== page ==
There are some subtle symbolic moves in this novella that accumulate: the River Barrow that draws the defeated involuntarily relinquishing girl/mother to self-immolation is ‘black as stout’ and swallows the snow, and it is in turn associated with an order of monks who levied heavy tolls until the populace revolted and drove them out. This is a situation, of course, which would seem to have some modern resonances. There’s a ‘December of [rapacious] crows’ that keep asserting themselves. They remind Furlong of the dapper young curate whom he dismisses as a potential ally for the child he is intent on rescuing from her abuse by the nuns. Both nuns and priests come in for oblique and understated satire for their hypocrisy. Well-informed Irish readers will easily fill in the gaps in the narrative – the underfunding of the nascent Irish state by its former colonial overlords and the convenience of puritanical sexual State mores which underwrote the nuns’ and priests’ ‘business model’, the prevalence and cover-up of incest especially in rural areas (see Occasions of Sin: Sex and Society in Modern Ireland by Diarmaid Ferriter) and the transatlantic trade in babies.

And Furlong’s business is also subtly symbolic and far from accidental: he’s a purveyor of coal, turf and logs. His business leads him into all classes in the town: he moves between the grand convent and the lower class houses which routinely make calls on his compassion in a bitter season when businesses are closing and laying off townspeople. What is superb in this narrative is its crafting of three different homes and their modus vivendi, and glimpses into others: Furlong’s own carefully protected bit embattled ménage, Mrs Wilson’s Ango-Irish sanctuary which protected his mother and himself from the depredations of the church, and the convent where life is easy for the nuns and girls have babies that are torn from them but paraded to demonstrate the ‘goodness’ and sweetness of their captors.

It’s not too long a bow to draw, I think, to compare this story in its ‘scrupulous meanness’ of style with the most admired novella of Joyce’s Dubliners, ‘The Dead’. It too focuses on the consciousness of a central character, on Gabriel’s unease at the party and later on his wife’s state of estrangement occasioned by a song. Like Gabriel, Furlong’s consciousness and empathy lead to an expansion of his emotional landscape whereby Gabriel encompasses, with heartache and humility, his wife’s earlier love of Michael Furey. Furlong for his part leans on the model of simple care provided by Ned and Mrs Wilson to resolve his ambivalence and take action regardless of the entrenched power structures that threaten his own family’s hard-won ease.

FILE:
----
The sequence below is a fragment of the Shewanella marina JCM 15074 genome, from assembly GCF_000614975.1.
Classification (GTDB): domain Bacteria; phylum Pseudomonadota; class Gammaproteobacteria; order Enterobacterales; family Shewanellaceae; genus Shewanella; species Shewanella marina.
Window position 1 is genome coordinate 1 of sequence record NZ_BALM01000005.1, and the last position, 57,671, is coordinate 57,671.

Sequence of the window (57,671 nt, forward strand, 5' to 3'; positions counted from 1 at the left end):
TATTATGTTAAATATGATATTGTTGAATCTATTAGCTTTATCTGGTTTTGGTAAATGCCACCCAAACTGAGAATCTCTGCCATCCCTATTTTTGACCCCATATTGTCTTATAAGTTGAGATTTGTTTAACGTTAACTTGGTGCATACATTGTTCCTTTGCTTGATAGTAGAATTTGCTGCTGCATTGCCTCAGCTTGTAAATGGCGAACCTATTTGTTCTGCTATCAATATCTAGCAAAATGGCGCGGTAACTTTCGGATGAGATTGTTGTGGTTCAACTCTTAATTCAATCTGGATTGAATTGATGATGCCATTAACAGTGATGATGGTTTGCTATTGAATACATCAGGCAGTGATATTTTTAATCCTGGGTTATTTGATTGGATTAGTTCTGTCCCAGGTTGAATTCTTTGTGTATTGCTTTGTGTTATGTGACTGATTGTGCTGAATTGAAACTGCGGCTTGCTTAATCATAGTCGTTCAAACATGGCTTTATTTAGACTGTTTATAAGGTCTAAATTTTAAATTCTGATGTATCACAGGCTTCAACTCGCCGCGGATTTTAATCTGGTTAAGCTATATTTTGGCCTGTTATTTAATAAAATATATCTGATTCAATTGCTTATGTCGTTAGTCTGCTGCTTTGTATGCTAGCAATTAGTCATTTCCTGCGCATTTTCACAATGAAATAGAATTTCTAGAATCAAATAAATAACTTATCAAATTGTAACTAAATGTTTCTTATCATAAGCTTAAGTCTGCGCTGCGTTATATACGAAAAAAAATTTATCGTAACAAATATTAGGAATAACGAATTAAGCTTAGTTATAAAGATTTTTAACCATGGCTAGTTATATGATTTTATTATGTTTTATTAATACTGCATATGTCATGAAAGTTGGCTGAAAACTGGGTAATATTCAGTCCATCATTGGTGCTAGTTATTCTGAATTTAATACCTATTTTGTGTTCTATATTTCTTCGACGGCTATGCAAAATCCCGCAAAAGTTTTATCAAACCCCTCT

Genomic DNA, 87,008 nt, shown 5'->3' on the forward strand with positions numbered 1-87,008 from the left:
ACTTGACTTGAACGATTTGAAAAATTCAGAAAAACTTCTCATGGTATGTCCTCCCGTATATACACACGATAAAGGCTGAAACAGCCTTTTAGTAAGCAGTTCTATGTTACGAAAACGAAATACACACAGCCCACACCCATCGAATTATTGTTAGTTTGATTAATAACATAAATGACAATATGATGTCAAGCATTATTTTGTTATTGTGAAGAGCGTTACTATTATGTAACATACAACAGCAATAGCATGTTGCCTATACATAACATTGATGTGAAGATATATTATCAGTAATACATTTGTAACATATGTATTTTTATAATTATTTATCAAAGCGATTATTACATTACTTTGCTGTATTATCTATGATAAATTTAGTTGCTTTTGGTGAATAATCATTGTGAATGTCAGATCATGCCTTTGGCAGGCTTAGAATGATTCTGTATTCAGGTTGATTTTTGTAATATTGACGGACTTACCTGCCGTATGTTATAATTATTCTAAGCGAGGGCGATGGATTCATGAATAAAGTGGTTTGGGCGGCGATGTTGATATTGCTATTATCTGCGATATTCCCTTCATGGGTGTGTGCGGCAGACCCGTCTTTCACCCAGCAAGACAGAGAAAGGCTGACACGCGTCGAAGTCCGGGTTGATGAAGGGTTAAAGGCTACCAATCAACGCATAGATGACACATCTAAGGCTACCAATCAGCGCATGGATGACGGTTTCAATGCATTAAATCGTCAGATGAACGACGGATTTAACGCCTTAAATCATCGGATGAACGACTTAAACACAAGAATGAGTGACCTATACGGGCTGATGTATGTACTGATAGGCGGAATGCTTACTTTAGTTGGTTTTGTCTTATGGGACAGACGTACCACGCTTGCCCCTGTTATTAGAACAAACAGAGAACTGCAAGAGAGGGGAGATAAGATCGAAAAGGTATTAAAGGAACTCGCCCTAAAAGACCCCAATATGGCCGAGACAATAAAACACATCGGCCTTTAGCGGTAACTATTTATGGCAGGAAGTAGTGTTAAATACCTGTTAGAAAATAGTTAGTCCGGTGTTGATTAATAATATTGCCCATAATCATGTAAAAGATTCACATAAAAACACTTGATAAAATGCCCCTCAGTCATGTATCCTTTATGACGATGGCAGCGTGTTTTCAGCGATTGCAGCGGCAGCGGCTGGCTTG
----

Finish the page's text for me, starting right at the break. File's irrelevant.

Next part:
Another fascinating strand of this very disciplined story is the question of who Furlong’s father might be. It’s not resolved, but whether it’s one of the family or upper-crust guests of the Wilsons, or Ned, the other labourer on the property, does have a material impact on how one reads both Mrs Wilson and Ned’s investments in his emotional wellbeing. Either way, and despite the value Furlong places on his own children and family, the story does raise the (more modern) possibility that ‘family-making’ can be achieved in different ways. This in turn will affect one’s reading of his final actions in the novella.

This is a superb Christmas story, vastly more ambitious (in its understated way) and modern than A Christmas Carol, and one to delight and uplift even non-literary readers. It wears its (sophisticated) literariness lightly. And, what’s more, it promises to open up discussion about some deep wounds in the Irish national imagination: it’s not enough to excoriate the nuns and this novella suggests there were many colluders in the agony, and much strategic silence in the communities buttressing the system. That happened here in Australia too, I know.

I’ll be putting in an order for multiple copies of Small Things Like These for Christmas presents, and I wish it well in the Booker Prize. It’s been short-listed just in the last week or so. Will it get up? Perhaps not (its deeper resonances need a lot more particularised and nuanced historical knowledge than I suspect many of the judges will have), but how wonderful if it does.

Frances Devlin-Glass

Frances has taught Literary Studies at the Australian National University and Deakin University since the early 1970s and continues in ‘retirement’ to do so for Bloomsday in Melbourne and U3A. She is a member of the Tinteán editorial collective.